Columbia is filled with many residents who have an idea for a book. What makes Columbia unique is the percentage of people who invest in their idea all the way through to publication. Sean Frazier is a new addition to that ever-growing statistic with his first title, “The Call of Chaos (The Forgotten Years: Book 1).”
The fantasy novel is laden with characters on unique journeys to discover their place in the Realm, where chaos is disturbing the balance between good and evil.
Frazier is an old-school geek, whose dream of publishing came true in a new-school version of publishing. The 2017 self-publishing world looks different than self-publishing in the late 90s, when Frazier finished his 600-page first draft. Self-publishing used to be a large financial investment… in boxes of books authors had to gradually sell out of their basements.
Now authors are able to connect with other writers, booksellers and readers online. Books are printed as they sell or sold instantly in electronic form. There are resources, ready to tap into, for authors to improve their editing process, design choices and marketing strategies.
In 1996, Frazier was a fresh graduate from the Journalism School at the University of Missouri-Columbia. He enthusiastically sent query letters and crossed his fingers. Acknowledging what Frazier calls the “terrible” state of his first draft, he knew it was time to detach for a while. Responses to his query letters at the time were discouraging, the book world was yet to be very electronically accessible, and Sean was focusing on being part of the full-time workforce.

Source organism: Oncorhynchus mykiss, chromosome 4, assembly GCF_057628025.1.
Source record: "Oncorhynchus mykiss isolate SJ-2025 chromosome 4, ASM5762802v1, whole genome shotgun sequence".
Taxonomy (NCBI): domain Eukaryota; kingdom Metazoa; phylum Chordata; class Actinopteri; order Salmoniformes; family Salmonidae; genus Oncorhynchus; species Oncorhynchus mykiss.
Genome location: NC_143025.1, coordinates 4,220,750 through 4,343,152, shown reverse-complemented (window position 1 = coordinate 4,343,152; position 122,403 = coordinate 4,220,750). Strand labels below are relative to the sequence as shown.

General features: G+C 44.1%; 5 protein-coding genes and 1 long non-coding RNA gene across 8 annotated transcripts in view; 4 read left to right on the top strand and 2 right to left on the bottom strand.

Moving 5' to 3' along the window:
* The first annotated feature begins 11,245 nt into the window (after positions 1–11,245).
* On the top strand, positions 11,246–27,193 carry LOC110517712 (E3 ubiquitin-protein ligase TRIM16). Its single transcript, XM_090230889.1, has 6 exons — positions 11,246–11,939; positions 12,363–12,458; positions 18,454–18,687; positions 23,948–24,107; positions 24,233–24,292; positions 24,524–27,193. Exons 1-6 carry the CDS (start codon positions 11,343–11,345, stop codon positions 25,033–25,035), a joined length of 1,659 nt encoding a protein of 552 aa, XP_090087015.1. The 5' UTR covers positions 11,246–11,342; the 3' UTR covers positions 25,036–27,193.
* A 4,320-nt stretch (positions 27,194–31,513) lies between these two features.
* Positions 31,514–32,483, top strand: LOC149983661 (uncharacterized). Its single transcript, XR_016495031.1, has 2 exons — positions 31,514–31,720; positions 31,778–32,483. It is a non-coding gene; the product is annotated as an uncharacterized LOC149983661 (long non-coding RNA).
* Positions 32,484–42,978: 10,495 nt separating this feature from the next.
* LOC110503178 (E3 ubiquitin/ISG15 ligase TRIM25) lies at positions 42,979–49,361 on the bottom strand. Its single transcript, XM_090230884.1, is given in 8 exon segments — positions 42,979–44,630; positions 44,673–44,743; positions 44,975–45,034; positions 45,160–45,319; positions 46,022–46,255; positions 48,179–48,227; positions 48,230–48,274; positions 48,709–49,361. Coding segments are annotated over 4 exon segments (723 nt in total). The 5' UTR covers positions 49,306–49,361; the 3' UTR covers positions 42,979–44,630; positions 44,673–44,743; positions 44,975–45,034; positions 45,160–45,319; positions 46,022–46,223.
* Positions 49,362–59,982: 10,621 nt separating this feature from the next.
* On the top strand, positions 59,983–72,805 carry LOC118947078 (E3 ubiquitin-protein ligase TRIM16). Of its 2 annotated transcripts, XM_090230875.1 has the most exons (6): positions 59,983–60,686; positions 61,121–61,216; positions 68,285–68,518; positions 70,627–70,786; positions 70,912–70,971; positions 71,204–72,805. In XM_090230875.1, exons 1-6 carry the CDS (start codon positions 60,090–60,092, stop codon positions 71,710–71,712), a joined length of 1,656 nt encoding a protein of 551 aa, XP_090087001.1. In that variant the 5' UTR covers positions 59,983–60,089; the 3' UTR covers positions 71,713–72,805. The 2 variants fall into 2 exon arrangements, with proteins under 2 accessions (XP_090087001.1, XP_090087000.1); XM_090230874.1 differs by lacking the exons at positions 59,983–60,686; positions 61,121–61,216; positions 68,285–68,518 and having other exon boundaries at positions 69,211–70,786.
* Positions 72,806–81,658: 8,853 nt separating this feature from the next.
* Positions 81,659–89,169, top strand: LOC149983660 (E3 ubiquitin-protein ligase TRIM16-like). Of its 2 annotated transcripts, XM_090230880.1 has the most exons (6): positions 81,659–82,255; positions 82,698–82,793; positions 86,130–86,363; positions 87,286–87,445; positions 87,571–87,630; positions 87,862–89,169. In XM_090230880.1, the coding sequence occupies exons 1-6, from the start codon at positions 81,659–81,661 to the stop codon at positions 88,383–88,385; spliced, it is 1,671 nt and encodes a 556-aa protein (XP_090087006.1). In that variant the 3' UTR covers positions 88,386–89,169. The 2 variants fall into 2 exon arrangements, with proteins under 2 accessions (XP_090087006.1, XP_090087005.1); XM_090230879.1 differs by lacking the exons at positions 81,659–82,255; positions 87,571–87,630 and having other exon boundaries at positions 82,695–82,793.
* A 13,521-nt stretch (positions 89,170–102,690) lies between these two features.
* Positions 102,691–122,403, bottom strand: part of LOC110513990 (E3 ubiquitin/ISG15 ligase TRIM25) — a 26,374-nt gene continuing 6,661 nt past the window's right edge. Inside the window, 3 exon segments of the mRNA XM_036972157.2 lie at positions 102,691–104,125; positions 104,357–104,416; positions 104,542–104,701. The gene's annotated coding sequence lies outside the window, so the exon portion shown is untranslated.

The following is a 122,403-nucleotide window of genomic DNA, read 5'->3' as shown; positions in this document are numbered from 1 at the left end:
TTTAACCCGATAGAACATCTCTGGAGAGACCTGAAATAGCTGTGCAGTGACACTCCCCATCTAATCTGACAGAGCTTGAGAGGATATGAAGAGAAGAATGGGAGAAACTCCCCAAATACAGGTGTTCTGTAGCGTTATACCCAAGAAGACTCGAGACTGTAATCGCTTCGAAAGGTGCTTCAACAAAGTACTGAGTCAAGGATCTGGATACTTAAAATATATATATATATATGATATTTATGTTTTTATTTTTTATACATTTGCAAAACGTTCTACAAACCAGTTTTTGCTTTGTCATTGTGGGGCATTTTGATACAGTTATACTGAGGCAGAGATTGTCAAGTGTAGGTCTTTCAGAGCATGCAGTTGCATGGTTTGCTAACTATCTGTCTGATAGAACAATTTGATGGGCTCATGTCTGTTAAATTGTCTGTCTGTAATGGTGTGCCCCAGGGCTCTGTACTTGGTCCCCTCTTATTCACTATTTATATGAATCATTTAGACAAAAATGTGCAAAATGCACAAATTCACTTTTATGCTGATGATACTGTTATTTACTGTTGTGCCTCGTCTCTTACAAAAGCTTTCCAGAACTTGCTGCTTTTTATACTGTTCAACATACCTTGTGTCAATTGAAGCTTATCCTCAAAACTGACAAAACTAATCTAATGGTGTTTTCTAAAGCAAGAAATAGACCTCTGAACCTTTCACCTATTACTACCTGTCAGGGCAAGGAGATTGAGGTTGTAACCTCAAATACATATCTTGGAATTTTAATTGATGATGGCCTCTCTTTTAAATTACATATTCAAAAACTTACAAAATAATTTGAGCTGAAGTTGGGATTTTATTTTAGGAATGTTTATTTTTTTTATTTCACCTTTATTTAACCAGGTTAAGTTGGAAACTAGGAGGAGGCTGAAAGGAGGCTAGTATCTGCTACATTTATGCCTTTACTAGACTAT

Now life is busier than ever. Frazier balances being a systems engineer at CarFax, a devoted runner, a husband and father of two. Frazier says, “I don’t know what made me take another crack at it. I really wanted to tell the story and I wanted to tell it right.”
Embracing his newfound passion, Sean spent as much time as possible writing and rewriting at Starbucks. “I enjoyed it so much that I started hating everything else,” says Frazier. “I wanted to hold a copy of my physical book and say ‘I wrote this. I am proud of this. It is awesome.’”
Enthusiastically, Frazier’s family encouraged him to spend the necessary time on his writing. They often kicked him out of the house to work, knowing he would be happier upon return. Three proofs later, Sean feels satisfied. He can touch his book, thumb through the pages and interact with readers. His excitement has yet to wane. He is already deep into the editing and writing of the second and third books in the series and is contemplating a prequel or publishing a collection of related short stories.
Frazier fully embraces the publication path he has chosen. “It is what it is,” he says. Perhaps investing more financially into editors and designers, or more time in an agent or traditional publisher would have created a larger audience, but Frazier knew exactly what he was prepared to invest and did so. The result is the start of an entertaining fantasy series, and for every critic, Sean is gaining multiple readers, who are anxiously awaiting book two, “The Coming Storm.”
Learn more at seanrfrazier.com.